Kevin Brennan Writes About What It's Like
When I was young, I used to keep a journal. In spurts, at least. I wasn’t necessarily doing anything that needed memorializing, but it just felt somehow important to write down some of my thoughts and activities. For my future biographers, if nothing else.
One of my journals was “live” during the summer of 1974. I wrote in red Flair pen on orange ruled paper, kept in a lime-green three-ring binder. I hid this record of my teen life under my bed (which was in the basement at the time, in a “room” sectioned off with cheap Indian tapestries hung from the joists. I loved the isolation down there, away from my brothers and sister, who would have pored over the journal and mocked it if they ever laid their hands on it. The only one who ever came down was my mother, to do the laundry, but she was kind enough to give me my privacy, always knocking on the basement door before coming in with her basket. If I happened to be writing in my journal when she did, I slapped it shut and popped it under the bed — under the rug under the bed.
Aside from bemoaning the fact that I didn’t have a girlfriend, I was following, that summer, the Watergate situation. On August 9, I wrote about Richard Nixon’s resignation and declared that he’d been given a raw deal. From my vantage point (about as far away from Washington politics as one could be), he was simply unfortunate enough to have been caught at something they all do. At least that’s how I saw it. I probably said something like, “Mark my words. Someday they’ll look back and say he wasn’t the diabolical charlatan he’s accused of being.”
I had a real pretentious voice in my journals. I was also wrong about a lot of things.
Eventually I destroyed that document, though I can still see the orange paper and green notebook in my mind. The inside covers of the folder were plastered with the hype stickers that came on LP cellophane back then. “Contains ‘Stairway To Heaven’!” “Featuring the hit ‘Pinball Wizard’!” I kind of wish I still had the binder, but not its contents.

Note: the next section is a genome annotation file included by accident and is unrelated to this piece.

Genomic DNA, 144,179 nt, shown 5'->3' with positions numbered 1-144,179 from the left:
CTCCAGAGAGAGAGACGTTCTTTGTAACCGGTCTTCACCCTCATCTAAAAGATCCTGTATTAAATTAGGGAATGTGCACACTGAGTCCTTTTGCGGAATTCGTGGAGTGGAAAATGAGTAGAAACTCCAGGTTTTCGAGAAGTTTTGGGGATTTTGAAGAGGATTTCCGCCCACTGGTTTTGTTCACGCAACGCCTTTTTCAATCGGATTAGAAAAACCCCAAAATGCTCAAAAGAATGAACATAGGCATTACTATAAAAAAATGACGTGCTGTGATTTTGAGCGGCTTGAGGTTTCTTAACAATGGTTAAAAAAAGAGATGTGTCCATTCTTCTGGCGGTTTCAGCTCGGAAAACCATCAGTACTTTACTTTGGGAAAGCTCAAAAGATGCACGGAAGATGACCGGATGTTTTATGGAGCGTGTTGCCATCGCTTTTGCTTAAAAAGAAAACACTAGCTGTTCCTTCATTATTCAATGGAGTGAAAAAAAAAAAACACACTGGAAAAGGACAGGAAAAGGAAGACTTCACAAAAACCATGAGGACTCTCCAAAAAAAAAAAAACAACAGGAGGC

In college I moved to those bound journals with the word “Record” or “Minutes” embossed on the front in gold. I still have a lot of these, and I never look at them because I’d immediately die of mortification if I did. I thought I was Missouri’s Chuck Dickens, documenting my life for posterity. Always bemoaning that I didn’t have a girlfriend, I also described what I was reading, where I was traveling, and what I was doing to try and get a girlfriend, including the slipping of notes into their backpacks, which they wouldn’t find till long after I had left their town or country. All of this is documented. I wrote, in these years, either with a brown Flair pen or with pretentious fountain pens in every ink color from teal to tangerine. Why? I’m afraid I don’t know. I never wrote down why. Only one of the girls I’d slipped a note to, by the way, ever wrote back to me. She said, “A shame you just didn’t ask me out. I thought you were cool.”
The most recent journal I’ve kept dates back to the late ‘80s, when I was going through a tough time in my first marriage. I worked out book ideas in it and complained about my wife. I think she must have read it once when I was out of town because she was even worse to live with after that trip than before.
So I’m leery of committing my thoughts to paper (or .doc file) now, afraid to learn, years down the line, that my present self is no wiser nor less pretentious than my sixteen-year-old self, and that would leave me feeling pretty bad in the dusk of my life.
Best to rely on memory alone, which, I understand, isn’t all that accurate (scientists say).
All the better.